Top Stories

July 25, 2017


Report: Australian taxpayer-purchased water intended for rivers harvested by irrigators

An investigation by the Australian Broadcasting Corporation’s Four Corners programme alleges that billions of litres of water bought by taxpayers to return to the environment under the $13 billion Murray-Darling Basin Plan are being pumped out by some irrigators for cotton growing. The pumping of this environmental water means taxpayers have in some cases been effectively subsidising already wealthy agricultural interests, including those of Webster Limited, a publicly-traded company which holds a $300 million water portfolio – the largest Australian-owned private holding in the country. The South Australian government, key senators, indigenous and environmental groups have called for urgent investigations from the Independent Commission Against Corruption. (ABC News; Guardian)

Supply Chain

Largest McDonald’s franchisee plans sustainable sourcing for packaging, palm oil and fish

The world’s largest McDonald’s franchisee, Arcos Dorados, has acknowledged in its just-published sustainability report that its large footprint across Latin America and the Caribbean means that it must “take a leadership role” in implementing programs that will improve its environmental impact. The company said, for example, it will sustainably source all of its packaging, coffee, palm oil and fish by 2020. The franchisee has also implemented a program across its seven largest markets in which water condensation from air conditioners in its restaurants is repurposed for other uses. It recently announced that it will be requesting information from its key suppliers on how they are managing the risks linked to deforestation and joined the CDP’s supply chain disclosure platform. Arcos Dorados says it is aligned with UN Sustainable Development Goals. (Environmental Leader)


Organic ranchers eye Amazon distribution ahead of Whole Foods deal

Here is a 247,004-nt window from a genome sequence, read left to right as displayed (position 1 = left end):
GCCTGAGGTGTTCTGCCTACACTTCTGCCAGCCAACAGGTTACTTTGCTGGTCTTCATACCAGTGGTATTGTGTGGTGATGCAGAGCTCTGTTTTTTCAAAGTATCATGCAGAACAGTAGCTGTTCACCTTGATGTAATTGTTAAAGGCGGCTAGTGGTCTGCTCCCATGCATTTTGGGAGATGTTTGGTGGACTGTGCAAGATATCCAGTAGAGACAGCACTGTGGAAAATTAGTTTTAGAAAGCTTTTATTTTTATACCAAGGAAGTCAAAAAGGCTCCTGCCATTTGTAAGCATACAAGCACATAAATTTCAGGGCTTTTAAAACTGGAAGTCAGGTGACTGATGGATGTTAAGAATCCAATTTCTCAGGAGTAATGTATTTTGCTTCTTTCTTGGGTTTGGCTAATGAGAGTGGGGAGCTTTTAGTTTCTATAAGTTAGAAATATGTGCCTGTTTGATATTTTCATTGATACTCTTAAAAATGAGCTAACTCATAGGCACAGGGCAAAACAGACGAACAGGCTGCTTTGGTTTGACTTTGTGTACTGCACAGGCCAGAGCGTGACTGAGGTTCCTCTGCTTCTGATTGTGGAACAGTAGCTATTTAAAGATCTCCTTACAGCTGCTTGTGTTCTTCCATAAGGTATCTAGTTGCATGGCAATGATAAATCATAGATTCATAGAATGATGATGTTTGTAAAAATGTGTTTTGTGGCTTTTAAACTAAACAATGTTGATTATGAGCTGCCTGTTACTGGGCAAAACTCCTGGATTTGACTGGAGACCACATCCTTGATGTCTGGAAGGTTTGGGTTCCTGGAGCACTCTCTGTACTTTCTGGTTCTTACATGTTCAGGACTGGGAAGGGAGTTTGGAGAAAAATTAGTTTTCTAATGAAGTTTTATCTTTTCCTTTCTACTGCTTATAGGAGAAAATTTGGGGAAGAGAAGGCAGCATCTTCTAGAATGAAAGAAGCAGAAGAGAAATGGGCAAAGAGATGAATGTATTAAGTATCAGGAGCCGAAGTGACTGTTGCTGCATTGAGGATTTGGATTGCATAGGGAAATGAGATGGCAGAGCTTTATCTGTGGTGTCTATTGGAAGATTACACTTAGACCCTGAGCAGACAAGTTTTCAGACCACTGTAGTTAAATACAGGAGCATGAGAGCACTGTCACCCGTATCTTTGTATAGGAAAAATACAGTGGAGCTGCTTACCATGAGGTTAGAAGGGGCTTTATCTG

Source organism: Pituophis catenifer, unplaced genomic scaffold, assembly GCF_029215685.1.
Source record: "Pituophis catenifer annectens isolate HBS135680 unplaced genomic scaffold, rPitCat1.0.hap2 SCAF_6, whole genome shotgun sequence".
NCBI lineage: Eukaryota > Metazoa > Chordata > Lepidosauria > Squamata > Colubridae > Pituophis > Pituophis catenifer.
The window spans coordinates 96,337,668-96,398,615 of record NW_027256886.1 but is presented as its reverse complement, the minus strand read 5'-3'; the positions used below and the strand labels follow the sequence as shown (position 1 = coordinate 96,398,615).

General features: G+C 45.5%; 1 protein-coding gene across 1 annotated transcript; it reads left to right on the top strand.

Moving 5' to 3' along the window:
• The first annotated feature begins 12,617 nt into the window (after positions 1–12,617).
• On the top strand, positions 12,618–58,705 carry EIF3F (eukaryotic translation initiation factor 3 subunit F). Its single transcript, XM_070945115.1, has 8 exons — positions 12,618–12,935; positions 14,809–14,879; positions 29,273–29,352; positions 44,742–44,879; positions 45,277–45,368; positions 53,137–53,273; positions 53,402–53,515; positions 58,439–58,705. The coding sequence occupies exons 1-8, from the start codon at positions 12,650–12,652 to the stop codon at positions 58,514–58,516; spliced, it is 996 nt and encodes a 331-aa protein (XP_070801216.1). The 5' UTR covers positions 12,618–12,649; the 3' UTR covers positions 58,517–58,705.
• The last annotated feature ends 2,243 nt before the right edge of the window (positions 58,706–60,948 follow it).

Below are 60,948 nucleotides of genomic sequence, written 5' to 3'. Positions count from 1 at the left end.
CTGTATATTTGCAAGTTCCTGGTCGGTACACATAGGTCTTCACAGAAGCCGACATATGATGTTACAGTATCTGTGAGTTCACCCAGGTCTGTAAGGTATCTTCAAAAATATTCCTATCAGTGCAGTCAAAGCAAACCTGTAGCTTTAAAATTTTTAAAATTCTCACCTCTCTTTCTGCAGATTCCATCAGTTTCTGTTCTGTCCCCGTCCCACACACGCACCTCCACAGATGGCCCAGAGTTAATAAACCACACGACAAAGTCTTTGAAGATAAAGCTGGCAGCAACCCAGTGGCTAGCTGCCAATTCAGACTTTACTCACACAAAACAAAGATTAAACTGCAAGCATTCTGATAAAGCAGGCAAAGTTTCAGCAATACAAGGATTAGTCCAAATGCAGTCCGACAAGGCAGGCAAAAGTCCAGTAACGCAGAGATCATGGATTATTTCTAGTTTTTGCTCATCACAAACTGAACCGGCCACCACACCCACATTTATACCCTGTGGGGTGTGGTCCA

Amazon plans to meet with a dozen US organic and grass-fed meats farmers, as part of its takeover of Whole Foods Market. Analysts and investors have speculated that Amazon is aiming to build on its expertise to deliver fresh food, although it has not yet detailed its plans. Amazon visited Georgia grass-fed meat producer White Oak Pastures in March to discuss a possible distribution deal and later asked the farmer to invite other US livestock producers to discussions. White Oak owner Will Harris believes that “this niche in the market is becoming mainstream enough that [Amazon] feel their delivery system might have traction with it”. According to the Organic Trade Association (OTA), US sales of organic meat and poultry, worth $991 million, marked its fastest-ever annual growth last year (17%). (Reuters)


Post-Brexit trade deals ‘threaten UK’s animal welfare standards’

“Overwhelming” support in the UK for high animal welfare standards is under threat from Brexit, a report from the House of Lord has warned. The prime minister’s spokesperson said that allowing imports of US products such as chicken meat washed with chlorine would not be ruled out in trade deals, despite assurances from the Department of Environment and Rural Affairs (Defra) that any trade deal would maintain or raise food standards. The committee said that while consumers are currently protected by high EU welfare standards, most people buying food are unaware of this and food labelling is not clear where and to what standards meat and vegetables have been produced. (Guardian)


EU increases pressure on Facebook, Google and Twitter over user terms

European Union authorities have increased pressure on Facebook, Google and Twitter to amend their user terms and align them with EU law after proposals submitted by the tech giants were considered insufficient. The authorities have the power to issue fines if the companies fail to comply. Their main concerns rest on procedures proposed to remove illegal content on the companies’ websites and terms limiting their liability and allowing them unilaterally to remove content posted by users. The companies’ business practices have been under recent scrutiny in Europe, from privacy issues to how quickly they remove illegal or threatening content. (Reuters)


Image Source: Organic Food at Pxhere. CC 1.0.